The entire game is ahistorical anyway, so what’s the problem? Image: Creative Assembly
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Why does historical accuracy only matter when a game puts women on the battlefield?

One of the many post-release fixes for Total War: Rome 2, Daughters of Mars, has involved the addition of female soldiers, and a very vocal minority of players are suddenly very concerned with ancient history.

Friends, Rome fans, countrymen, lend me your ears. I come to bury Creative Assembly, not to praise them. Well bury is a bit harsh. Maybe kick dirt on their shoes.

When Total War: Rome 2 was released amid much fanfare and many inexplicably high review scores last year it looked set to be a winner. It was so pretty, it was so ambitious, it had so much potential, what could possibly go wrong? Well it turned out that what could go wrong would turn out to be a very long list in fact you could argue that the list of what went wrong was essentially the same as the list of features, albeit in a different order with more swearing.

Fourteen patches and eight pieces of downloadable content (DLC) later it is clear that Rome 2 is not the masterwork that it was hoping to be. Creative Assembly deserve a degree of credit for sticking with the game in order to bring it closer into line with expectations, but given that the road to redemption for Rome 2 has been paved with paid for DLC it would be naïve to think that the improvements have been entirely altruism on the part of the developers. The Total War series is Creative Assembly’s pride and joy and for all the commercial success enjoyed by Rome 2 to leave it in the mangled state it was in at launch would have been the death of that particular golden egg laying goose.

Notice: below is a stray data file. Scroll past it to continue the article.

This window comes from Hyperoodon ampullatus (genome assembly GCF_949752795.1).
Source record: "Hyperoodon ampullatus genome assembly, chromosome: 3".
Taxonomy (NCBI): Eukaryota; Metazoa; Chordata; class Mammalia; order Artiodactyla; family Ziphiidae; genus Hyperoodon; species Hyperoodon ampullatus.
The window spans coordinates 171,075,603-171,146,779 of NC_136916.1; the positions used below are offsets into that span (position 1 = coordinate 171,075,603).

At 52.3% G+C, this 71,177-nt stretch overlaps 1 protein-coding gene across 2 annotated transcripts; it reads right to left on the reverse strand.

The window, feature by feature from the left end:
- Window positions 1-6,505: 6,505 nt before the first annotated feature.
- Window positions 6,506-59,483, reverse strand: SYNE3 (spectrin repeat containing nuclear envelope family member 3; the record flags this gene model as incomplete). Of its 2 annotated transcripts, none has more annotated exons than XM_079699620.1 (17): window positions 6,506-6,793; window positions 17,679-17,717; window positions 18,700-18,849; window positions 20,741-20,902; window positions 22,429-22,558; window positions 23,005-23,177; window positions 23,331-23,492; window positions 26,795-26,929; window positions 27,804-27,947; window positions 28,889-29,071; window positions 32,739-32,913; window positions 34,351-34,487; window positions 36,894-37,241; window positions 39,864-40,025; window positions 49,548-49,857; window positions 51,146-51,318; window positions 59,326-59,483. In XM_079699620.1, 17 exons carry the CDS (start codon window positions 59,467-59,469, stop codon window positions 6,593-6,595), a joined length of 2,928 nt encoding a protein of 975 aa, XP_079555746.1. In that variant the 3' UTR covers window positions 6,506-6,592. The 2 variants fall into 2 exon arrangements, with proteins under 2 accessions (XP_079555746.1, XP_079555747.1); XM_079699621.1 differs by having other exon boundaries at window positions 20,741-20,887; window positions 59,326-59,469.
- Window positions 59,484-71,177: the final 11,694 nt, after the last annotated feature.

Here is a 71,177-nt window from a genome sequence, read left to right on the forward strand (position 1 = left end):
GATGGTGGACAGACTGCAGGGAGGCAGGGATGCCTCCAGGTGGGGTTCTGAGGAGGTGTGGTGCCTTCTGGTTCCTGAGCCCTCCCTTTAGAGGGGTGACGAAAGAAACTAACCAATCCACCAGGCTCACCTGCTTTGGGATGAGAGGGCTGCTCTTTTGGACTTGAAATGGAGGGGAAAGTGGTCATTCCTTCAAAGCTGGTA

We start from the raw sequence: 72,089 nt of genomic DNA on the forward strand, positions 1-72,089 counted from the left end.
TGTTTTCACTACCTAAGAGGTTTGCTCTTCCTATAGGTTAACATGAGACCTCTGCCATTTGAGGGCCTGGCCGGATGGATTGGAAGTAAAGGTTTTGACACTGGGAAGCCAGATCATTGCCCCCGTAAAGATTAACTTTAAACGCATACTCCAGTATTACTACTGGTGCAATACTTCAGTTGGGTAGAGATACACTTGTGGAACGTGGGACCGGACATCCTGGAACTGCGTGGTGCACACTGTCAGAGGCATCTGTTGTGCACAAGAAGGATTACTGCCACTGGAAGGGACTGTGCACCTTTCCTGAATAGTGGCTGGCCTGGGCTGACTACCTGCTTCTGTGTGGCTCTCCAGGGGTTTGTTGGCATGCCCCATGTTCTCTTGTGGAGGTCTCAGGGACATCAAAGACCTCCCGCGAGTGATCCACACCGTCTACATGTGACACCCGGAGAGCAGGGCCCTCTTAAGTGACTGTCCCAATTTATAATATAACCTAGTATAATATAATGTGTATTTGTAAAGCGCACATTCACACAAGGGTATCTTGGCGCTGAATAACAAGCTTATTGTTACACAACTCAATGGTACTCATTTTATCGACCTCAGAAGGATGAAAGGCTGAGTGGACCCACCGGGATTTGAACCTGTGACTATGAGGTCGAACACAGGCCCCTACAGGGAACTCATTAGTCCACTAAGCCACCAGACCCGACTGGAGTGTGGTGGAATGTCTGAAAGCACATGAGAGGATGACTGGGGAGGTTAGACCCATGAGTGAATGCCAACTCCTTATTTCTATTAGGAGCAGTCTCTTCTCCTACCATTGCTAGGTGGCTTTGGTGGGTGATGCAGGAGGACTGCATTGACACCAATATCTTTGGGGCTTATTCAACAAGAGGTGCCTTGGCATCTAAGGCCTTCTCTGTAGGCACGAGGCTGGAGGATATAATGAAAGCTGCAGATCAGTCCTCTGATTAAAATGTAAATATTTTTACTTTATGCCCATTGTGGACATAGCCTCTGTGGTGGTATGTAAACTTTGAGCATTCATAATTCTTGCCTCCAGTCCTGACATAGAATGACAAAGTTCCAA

The most recent chunk of Rome 2 DLC is called the Daughters of Mars, which adds women to the battlefield for the first time in this game and coincides with the release of Patch 14. The patches themselves brought many improvements and bug fixes but it is a testament to just how broken the game was that fourteen substantial patches later there is still much to be done. At least we can say that here, a year after launch give or take, the ground combat which ought to be the centrepiece of the game now works. It is now a good time to get back into Rome 2 and, if not necessarily enjoy it, then at least find a new set of things that need to be patched or added with DLC.

One such problem, at least until Daughters of Mars was released, was that Rome 2 had been something of a sausage fest. Women had been relegated to roles as secondary characters and because the game had abandoned the idea of having a head of state, in favour of a weird political system based on generals, the likes of Cleopatra and Boadicea had been effectively swept out of the picture. While addressing this problem sooner would have been good, players are usually more focussed on the near fatal flaws in the games mechanics and systems. DLC like this one and before it the faintly ridiculous Beasts of War can feel like Creative Assembly fiddling while Rome 2 burns. The people making units aren’t the people fixing core systems of course, but it still looks a little shifty.